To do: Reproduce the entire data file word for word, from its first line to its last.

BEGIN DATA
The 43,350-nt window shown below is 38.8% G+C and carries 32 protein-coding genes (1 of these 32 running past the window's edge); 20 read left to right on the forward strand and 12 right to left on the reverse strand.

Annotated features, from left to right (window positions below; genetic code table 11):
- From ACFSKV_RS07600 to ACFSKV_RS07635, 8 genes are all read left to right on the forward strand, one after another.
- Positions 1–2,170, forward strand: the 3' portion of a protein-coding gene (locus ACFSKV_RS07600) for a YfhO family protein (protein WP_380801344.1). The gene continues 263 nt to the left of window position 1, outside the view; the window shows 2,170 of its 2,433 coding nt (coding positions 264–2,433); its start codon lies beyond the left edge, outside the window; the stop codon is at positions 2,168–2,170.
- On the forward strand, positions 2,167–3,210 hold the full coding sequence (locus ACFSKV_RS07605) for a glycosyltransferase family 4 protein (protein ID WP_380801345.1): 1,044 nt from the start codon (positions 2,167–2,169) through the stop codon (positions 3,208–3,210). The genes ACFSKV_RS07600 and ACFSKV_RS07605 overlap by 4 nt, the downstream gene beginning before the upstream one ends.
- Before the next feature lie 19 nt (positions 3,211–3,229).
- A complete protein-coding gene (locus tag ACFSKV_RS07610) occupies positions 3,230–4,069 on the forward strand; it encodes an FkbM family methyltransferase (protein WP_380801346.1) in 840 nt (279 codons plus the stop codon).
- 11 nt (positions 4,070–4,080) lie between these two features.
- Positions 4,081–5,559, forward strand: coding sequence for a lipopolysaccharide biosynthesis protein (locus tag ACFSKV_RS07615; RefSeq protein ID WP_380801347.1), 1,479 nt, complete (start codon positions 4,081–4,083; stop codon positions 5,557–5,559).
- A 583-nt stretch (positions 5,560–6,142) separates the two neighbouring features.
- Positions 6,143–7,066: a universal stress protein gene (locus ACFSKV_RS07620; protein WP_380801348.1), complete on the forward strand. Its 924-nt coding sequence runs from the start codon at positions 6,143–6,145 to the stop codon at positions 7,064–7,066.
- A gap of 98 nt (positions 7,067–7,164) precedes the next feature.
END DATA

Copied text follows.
The 43,350-nt window shown below is 38.8% G+C and carries 32 protein-coding genes (1 of these 32 running past the window's edge); 20 read left to right on the forward strand and 12 right to left on the reverse strand.

Annotated features, from left to right (window positions below; genetic code table 11):
- From ACFSKV_RS07600 to ACFSKV_RS07635, 8 genes are all read left to right on the forward strand, one after another.
- Positions 1–2,170, forward strand: the 3' portion of a protein-coding gene (locus ACFSKV_RS07600) for a YfhO family protein (protein WP_380801344.1). The gene continues 263 nt to the left of window position 1, outside the view; the window shows 2,170 of its 2,433 coding nt (coding positions 264–2,433); its start codon lies beyond the left edge, outside the window; the stop codon is at positions 2,168–2,170.
- On the forward strand, positions 2,167–3,210 hold the full coding sequence (locus ACFSKV_RS07605) for a glycosyltransferase family 4 protein (protein ID WP_380801345.1): 1,044 nt from the start codon (positions 2,167–2,169) through the stop codon (positions 3,208–3,210). The genes ACFSKV_RS07600 and ACFSKV_RS07605 overlap by 4 nt, the downstream gene beginning before the upstream one ends.
- Before the next feature lie 19 nt (positions 3,211–3,229).
- A complete protein-coding gene (locus tag ACFSKV_RS07610) occupies positions 3,230–4,069 on the forward strand; it encodes an FkbM family methyltransferase (protein WP_380801346.1) in 840 nt (279 codons plus the stop codon).
- 11 nt (positions 4,070–4,080) lie between these two features.
- Positions 4,081–5,559, forward strand: coding sequence for a lipopolysaccharide biosynthesis protein (locus tag ACFSKV_RS07615; RefSeq protein ID WP_380801347.1), 1,479 nt, complete (start codon positions 4,081–4,083; stop codon positions 5,557–5,559).
- A 583-nt stretch (positions 5,560–6,142) separates the two neighbouring features.
- Positions 6,143–7,066: a universal stress protein gene (locus ACFSKV_RS07620; protein WP_380801348.1), complete on the forward strand. Its 924-nt coding sequence runs from the start codon at positions 6,143–6,145 to the stop codon at positions 7,064–7,066.
- A gap of 98 nt (positions 7,067–7,164) precedes the next feature.